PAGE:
Choosing what the trick-or-treaters can pick out of your bowl is more complicated than it used to be. It's wise to have some non-food treats for kids who have food allergies, and for the kids who can happily accept the candy, there are so many choices to offer them.

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I've seen several suggestions for healthier Halloween candy, including a list from Greatist that suggests Twizzlers and Tootsie Pops are healthy choices because they have no fat (but are loaded with sugar and artificial dye) and mini-size versions of Heath, Nestle Crunch and Kit Kat are healthier because they are low calorie. We have such a fixation on low fat and low calorie being the most important things to look for in a healthy food that these suggestions pass as healthier Halloween treats.

"Healthier than what?" you may be wondering. I'm guessing healthier than a full-size candy bar. But, unless a parent monitors a child's consumption very closely, most kids will eat five or six mini candy bars in one sitting, upping the fat and calories consumed considerably.

What does a healthier Halloween treat really look like? It may look like an apple, but if you hand out apples, kids may smash your carefully carved jack-o'-lanterns. Or, parents may throw them in the garbage for fear of the now-mythical crazy neighbor with a box of razor blades.

Candy, at least the type of candy kids expect in their pillowcases (carefully stenciled from a pattern found on Pinterest), is going to have calories and very often fat. So, if you still want to give out candy, how can you make a better choice? My suggestion is to look to the ingredients that create the fat and calories in a candy, not just the fat and calories themselves. Here are a few choices for Halloween candy with better ingredients that won't get your house egged.

unreal-halloween-bucketUnReal's Candy Coated Milk Chocolate Peanuts or Peanut Butter Cups: You may remember my review of UnReal's vegan dark chocolate peanut butter cups earlier this year. I said they taste better than a Reese's Peanut Butter Cup, and I meant it. For Halloween, UnReal has a milk chocolate version of its peanut butter cup and a peanut M&M-ish; treat, too. The non-GMO ingredients in UnReal's candies come from dairy that's sourced from cows that are given no antibiotics, artificial hormones or rBST. They contain natural agave extract and Fair Trade-sourced cacao, cocoa butter and sugar. UnReal's Halloween candies are available online or at Whole Foods.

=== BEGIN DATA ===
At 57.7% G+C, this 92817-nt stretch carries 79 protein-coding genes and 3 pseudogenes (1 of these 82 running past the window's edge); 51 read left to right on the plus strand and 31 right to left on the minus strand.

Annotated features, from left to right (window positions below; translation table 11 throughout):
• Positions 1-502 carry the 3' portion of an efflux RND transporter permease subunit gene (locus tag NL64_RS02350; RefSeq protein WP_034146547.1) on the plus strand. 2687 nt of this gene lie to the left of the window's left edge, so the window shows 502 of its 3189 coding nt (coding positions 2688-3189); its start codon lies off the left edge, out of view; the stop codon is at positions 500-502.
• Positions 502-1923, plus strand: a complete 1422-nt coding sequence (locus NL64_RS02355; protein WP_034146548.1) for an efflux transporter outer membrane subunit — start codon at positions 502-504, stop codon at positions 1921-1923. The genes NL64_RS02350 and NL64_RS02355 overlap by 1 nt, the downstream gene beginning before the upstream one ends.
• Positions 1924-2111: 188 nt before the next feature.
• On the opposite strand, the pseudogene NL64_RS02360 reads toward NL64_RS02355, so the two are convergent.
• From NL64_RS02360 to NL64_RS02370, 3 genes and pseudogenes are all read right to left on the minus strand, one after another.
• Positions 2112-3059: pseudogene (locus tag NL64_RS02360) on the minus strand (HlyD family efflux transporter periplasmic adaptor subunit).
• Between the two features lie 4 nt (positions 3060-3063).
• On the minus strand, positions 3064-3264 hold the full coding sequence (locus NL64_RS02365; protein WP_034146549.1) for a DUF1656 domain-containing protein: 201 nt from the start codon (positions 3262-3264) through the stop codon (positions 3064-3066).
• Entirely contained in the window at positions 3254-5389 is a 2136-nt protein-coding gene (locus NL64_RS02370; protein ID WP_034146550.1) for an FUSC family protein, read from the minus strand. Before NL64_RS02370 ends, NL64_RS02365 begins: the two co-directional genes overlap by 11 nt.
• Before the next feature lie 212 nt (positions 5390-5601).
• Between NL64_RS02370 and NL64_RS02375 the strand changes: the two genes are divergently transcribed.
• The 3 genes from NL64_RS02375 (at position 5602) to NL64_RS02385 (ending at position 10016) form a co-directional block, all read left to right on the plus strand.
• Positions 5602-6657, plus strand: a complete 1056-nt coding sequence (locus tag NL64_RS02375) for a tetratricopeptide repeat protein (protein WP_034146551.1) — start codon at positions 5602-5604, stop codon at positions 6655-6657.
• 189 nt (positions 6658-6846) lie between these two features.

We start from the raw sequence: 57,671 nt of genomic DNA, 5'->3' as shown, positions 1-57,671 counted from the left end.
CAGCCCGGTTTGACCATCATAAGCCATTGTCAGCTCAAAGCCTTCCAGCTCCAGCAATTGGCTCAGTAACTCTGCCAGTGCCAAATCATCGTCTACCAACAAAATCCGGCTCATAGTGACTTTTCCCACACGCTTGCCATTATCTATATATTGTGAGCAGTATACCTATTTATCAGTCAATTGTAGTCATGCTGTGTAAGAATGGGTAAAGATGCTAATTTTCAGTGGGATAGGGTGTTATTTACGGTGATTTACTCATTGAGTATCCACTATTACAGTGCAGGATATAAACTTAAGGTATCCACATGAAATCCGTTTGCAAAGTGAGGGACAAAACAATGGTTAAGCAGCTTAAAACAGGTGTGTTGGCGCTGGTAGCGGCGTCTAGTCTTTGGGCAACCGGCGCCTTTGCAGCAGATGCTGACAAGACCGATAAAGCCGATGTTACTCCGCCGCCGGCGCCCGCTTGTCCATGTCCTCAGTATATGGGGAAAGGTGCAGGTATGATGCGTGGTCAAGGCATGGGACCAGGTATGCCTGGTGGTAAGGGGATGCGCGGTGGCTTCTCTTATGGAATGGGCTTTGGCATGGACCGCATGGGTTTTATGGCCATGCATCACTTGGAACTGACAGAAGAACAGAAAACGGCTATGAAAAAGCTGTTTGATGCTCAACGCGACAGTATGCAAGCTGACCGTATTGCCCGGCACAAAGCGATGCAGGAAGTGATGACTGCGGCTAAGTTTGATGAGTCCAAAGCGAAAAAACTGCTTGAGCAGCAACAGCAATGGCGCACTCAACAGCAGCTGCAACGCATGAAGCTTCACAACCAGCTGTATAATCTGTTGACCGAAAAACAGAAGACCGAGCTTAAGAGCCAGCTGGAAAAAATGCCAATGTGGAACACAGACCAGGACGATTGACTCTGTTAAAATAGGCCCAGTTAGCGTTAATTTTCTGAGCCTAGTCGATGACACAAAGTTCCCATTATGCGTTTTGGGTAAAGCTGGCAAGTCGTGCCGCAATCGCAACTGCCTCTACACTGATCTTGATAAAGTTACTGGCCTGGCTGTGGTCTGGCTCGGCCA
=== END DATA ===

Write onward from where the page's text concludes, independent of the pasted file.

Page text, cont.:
Yummy-earth-popsYummy Earth Pops: If you end up having hundreds of kids come begging for candy, these are the economical choice for giving them a better-ingredient treat. These certified organic lollipops are made from real fruit extracts and are kosher and free from gluten, tree nuts, peanuts, GMOs, dairy, soy and artificial colors and dyes. Ordered from Yummy Earth online, a bag of 40 pops is $7.99, or if you're a Prime member, you can order them from Amazon with no shipping costs.

Equal-exchange
Equal Exchange Organic Milk Chocolate Minis with Touch of Hazelnut: Thanks to the popularity of chocolate-hazelnut spread, kids now are familiar with the lovely pairing that is milk chocolate and hazelnut. You may have to hand out two minis per kid because of their small size, but these individual treats are made with Fair Trade and organic ingredients. The cacao (cocoa beans) in the candy comes from farmer co-operatives in the Dominican Republic and Peru. The sugar and vanilla are also fairly traded and organic. The sugar comes from co-operatives in Paraguay and the vanilla from a co-operative in Madagascar.

None of these treats are healthy foods, but they are made with better ingredients than some of the traditional Halloween candies. If you want to hand out candy that won't make you as unpopular as the house that hands out pennies, these may be some of your best options.

Robin Shreeves ( @rshreeves ) focuses on food from a family perspective from her home base in New Jersey.